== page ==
Crit this morning....postponed from last Saturday when the weather wasn't fit for man nor beast- unless you're a duck. The monsoonal rains were wreaking havoc with many facets of everyday life- not just cycling races.
I had been hoping to redeem myself somewhat after the dismal showing in the time trial but if redemption was on offer, it would have to wait another week to be received.
We did manage to squeeze in a coffee ride last weekend but that was about it. The rain returned with a vengeance- and while I don't mind getting wet (and we're talking about having the rain water run down your legs and out the holes in the bottom of your shoes here) while on a ride, I have a bit of a problem heading out into that sort of weather. Once I'm on the road- let it pour- I can handle that and have on many occasions. There just seems to be something about stepping out into the open, from a dry environment, into a wall of water that just doesn't seem to have much appeal.
Looking at our digital rain gauge, it currently reads 566mm. That's over half a metre of rain since I last changed the batteries- and that was less than 2 weeks ago. I think it was on about 680mm just before I changed them. Anyhow, that's a lot of water.
Tuesday morning, I was thinking about my regular training ride- and how I was probably not going to make it. The rain had hammered down for most of the night making sleep a fairly scarce commodity. Just on 5:00am, there were a couple claps of thunder and the wind started to gust- nothing too unusual there. Then the wind picked up further and the power went out- then the streetlights went out.
Over the top of all of this was a loud roar- like a large military transport overhead- but it went on for a few minutes. Even the military wouldn't be heading out in the current conditions- at least not locally. A quick check on Facebook showed that a friend's home (amongst many others) had lost its roof and that there were extensive power outages.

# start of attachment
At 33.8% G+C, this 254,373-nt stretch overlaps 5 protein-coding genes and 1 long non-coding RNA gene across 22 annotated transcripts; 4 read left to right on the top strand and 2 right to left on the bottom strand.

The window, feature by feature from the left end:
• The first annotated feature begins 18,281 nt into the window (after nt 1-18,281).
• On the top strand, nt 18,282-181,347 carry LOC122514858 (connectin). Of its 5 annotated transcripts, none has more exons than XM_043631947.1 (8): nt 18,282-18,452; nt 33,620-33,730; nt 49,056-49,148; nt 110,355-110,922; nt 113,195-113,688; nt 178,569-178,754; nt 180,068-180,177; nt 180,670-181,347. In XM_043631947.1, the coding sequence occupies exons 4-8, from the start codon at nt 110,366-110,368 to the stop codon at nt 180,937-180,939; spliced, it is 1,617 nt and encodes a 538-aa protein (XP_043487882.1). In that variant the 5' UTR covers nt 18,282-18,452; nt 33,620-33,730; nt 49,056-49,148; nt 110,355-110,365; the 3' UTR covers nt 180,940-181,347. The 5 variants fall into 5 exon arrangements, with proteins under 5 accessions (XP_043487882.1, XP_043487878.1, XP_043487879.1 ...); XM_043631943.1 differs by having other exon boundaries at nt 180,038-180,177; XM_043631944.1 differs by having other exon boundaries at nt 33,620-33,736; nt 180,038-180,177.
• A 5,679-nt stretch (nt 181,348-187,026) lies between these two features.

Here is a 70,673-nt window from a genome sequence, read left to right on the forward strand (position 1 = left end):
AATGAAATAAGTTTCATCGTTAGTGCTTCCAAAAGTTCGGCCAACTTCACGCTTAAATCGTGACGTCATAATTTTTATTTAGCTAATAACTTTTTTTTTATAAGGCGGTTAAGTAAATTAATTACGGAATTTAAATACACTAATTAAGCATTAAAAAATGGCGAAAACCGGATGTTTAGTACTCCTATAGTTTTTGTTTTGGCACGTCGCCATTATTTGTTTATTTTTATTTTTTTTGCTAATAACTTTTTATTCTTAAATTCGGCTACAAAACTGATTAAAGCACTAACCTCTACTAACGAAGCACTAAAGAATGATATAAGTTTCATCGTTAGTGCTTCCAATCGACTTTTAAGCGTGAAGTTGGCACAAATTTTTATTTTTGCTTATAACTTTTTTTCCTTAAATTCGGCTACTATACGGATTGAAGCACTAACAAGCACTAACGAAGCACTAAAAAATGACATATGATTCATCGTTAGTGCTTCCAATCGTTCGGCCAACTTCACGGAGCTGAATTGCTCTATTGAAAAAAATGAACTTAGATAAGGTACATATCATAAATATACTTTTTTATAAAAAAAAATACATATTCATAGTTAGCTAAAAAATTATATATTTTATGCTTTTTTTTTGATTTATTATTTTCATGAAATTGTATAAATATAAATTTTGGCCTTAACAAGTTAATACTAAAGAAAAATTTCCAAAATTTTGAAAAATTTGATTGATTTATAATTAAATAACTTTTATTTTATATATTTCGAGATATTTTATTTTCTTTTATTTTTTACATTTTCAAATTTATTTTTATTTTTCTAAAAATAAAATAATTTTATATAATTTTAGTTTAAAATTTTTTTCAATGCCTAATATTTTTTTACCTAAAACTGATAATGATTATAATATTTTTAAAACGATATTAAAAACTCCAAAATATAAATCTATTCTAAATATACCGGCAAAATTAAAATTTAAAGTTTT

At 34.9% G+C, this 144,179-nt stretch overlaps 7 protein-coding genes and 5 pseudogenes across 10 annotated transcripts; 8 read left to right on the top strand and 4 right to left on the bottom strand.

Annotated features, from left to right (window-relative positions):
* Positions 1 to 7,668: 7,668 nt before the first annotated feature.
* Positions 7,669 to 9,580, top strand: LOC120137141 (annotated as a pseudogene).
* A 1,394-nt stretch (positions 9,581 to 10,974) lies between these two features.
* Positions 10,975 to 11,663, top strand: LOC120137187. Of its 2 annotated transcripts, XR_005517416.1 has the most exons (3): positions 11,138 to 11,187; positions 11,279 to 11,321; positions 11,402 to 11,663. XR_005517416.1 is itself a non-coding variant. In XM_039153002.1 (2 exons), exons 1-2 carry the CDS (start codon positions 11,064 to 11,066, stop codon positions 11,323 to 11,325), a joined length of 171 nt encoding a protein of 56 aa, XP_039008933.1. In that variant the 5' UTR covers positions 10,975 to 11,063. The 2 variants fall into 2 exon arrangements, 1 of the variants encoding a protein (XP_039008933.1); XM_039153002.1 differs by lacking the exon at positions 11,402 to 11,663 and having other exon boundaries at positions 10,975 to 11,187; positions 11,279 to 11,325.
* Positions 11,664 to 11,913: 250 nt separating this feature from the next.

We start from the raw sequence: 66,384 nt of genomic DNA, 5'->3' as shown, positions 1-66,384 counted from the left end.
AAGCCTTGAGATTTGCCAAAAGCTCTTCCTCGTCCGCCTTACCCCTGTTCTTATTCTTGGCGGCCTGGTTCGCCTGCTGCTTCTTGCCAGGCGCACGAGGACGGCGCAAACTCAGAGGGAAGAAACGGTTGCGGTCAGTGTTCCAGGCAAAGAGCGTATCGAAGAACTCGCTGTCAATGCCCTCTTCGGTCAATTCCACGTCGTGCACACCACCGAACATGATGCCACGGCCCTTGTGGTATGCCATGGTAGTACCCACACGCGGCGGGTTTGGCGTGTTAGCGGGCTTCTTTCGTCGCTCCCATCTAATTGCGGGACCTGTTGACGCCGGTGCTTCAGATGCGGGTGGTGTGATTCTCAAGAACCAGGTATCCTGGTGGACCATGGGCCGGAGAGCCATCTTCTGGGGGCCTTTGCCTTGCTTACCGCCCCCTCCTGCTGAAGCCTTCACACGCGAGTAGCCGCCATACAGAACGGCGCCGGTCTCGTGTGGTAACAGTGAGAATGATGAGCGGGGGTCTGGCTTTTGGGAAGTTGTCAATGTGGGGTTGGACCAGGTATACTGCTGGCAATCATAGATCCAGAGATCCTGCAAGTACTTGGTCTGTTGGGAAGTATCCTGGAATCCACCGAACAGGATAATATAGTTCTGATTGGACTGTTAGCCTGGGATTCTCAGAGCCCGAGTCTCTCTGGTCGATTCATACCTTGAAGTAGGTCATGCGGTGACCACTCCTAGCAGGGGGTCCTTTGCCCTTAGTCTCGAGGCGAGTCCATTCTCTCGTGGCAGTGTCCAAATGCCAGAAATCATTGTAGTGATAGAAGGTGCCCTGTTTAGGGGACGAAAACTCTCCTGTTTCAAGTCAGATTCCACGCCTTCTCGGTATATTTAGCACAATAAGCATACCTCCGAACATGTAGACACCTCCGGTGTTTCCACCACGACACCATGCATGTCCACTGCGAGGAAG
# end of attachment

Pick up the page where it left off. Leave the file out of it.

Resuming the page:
A tornado had formed and torn through an area approximately 500 metres wide and 2 kilometres long. The roar we had heard was the tornado as it tore through the neighbouring suburbs. As the crow flies, it was probably less than a kilometre away.
Through my work with the local electricity distributor, I was well aware of the impact shortly after arriving for work. What I wasn't fully braced for was the level of physical devastation which took place. I saw a few photos of infrastructure which came back from the field crews but that did nothing to prepare me for what I saw on Thursday.
We did our regular training ride and as we passed the affected area, as we do every Tuesday and Thursday, I was struck by the twisted, shredded remains of the vegetation along the road- and the definition of the tornado's path. It must have been terrifying for those who endured those seemingly endless minutes enveloped by screaming wind and flying debris.
As we got closer to my turn off on the return leg, I was shocked at just how close we were to the twister. Tornadoes are not a common occurrence here- cyclones and thunderstorms usually have some warning and time to prepare. This was, like they say, "A bolt out of the blue".
Oh and the results from the crit were acceptable, 2nd in the preem lap and third overall. The result paid for my nomination and coffee with enough left over for the next crit's nomination.
Cheers- ride safe